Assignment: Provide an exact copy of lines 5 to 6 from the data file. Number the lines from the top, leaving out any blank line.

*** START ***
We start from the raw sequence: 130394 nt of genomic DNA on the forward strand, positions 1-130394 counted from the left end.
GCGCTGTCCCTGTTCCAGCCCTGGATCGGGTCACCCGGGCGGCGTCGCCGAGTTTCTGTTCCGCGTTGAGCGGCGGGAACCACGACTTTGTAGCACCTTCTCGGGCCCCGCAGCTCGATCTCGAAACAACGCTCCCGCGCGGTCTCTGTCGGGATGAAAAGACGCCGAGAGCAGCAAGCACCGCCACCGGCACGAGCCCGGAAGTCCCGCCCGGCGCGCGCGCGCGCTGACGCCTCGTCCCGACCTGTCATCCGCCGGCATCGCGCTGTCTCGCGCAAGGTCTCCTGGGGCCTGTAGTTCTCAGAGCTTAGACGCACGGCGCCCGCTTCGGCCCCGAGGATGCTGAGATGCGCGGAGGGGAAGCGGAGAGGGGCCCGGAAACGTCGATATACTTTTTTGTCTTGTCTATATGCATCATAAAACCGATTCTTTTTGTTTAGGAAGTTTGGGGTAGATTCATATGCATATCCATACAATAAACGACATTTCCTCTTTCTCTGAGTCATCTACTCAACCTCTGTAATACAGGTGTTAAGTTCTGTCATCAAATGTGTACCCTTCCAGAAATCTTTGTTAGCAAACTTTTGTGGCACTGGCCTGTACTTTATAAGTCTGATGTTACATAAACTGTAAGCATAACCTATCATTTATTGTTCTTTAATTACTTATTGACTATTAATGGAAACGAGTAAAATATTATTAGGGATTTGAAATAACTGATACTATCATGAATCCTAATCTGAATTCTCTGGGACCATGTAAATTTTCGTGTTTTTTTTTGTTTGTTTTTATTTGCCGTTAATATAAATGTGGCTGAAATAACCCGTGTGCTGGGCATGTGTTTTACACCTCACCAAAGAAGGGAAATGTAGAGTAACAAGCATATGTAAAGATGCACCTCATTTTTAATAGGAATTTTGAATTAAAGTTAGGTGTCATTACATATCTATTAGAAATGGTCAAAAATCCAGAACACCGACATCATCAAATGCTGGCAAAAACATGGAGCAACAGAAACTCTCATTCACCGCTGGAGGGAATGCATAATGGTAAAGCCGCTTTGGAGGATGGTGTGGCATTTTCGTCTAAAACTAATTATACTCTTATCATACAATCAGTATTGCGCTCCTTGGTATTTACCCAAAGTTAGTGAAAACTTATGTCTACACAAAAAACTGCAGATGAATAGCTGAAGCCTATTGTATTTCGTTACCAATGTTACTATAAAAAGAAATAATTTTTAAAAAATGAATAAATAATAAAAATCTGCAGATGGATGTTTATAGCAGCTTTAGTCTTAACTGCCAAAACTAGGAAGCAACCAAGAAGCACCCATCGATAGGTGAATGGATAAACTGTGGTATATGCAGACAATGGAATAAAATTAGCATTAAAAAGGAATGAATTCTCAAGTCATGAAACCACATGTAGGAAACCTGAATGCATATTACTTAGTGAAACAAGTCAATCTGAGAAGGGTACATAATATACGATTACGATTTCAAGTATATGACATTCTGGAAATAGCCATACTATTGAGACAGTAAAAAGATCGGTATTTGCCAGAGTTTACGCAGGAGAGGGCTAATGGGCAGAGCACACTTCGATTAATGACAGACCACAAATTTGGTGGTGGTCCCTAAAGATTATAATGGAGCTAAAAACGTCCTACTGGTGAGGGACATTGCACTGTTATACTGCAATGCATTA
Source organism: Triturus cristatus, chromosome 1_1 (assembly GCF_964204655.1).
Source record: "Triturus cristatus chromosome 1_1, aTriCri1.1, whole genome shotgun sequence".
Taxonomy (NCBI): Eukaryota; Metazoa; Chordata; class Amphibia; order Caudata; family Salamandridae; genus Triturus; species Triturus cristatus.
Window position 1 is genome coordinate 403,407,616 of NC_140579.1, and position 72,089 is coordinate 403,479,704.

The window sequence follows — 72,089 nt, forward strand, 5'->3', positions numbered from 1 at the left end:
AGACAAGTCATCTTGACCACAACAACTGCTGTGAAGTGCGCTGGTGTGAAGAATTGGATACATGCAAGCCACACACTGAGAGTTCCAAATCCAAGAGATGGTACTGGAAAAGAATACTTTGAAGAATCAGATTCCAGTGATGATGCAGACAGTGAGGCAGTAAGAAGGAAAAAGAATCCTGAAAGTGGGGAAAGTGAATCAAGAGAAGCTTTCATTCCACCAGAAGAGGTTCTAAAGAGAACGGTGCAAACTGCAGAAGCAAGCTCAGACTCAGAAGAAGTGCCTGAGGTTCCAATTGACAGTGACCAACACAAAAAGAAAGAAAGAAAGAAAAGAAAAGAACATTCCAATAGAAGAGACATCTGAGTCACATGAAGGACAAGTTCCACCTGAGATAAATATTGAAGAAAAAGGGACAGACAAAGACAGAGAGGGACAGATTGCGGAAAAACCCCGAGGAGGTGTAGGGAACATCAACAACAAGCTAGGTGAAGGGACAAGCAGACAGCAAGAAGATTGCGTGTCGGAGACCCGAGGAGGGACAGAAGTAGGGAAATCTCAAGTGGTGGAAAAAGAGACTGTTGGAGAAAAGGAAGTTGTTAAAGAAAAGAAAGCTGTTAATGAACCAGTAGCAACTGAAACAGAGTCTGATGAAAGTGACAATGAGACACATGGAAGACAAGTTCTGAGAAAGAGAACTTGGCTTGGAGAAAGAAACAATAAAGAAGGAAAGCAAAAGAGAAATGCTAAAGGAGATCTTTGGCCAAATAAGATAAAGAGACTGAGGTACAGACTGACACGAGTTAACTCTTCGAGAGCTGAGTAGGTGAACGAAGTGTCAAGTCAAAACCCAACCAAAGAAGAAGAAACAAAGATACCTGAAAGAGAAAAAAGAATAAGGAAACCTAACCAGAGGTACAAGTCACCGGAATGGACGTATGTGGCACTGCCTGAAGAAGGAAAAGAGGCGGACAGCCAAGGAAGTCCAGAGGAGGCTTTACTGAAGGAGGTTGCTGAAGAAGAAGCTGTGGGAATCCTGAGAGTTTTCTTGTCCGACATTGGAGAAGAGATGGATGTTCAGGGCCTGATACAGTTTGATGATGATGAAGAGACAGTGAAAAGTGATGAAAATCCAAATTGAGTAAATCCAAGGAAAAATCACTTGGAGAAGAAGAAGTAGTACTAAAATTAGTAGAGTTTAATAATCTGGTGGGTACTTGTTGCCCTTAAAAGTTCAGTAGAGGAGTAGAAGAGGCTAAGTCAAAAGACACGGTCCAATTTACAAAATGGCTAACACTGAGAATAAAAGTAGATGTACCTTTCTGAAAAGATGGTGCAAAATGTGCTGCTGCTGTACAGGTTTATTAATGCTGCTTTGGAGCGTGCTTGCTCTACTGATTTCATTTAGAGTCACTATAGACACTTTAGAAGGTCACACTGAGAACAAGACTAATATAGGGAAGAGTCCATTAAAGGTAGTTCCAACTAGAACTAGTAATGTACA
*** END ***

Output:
Taxonomy (NCBI): Eukaryota; Metazoa; Chordata; class Amphibia; order Caudata; family Salamandridae; genus Triturus; species Triturus cristatus.
Window position 1 is genome coordinate 403,407,616 of NC_140579.1, and position 72,089 is coordinate 403,479,704.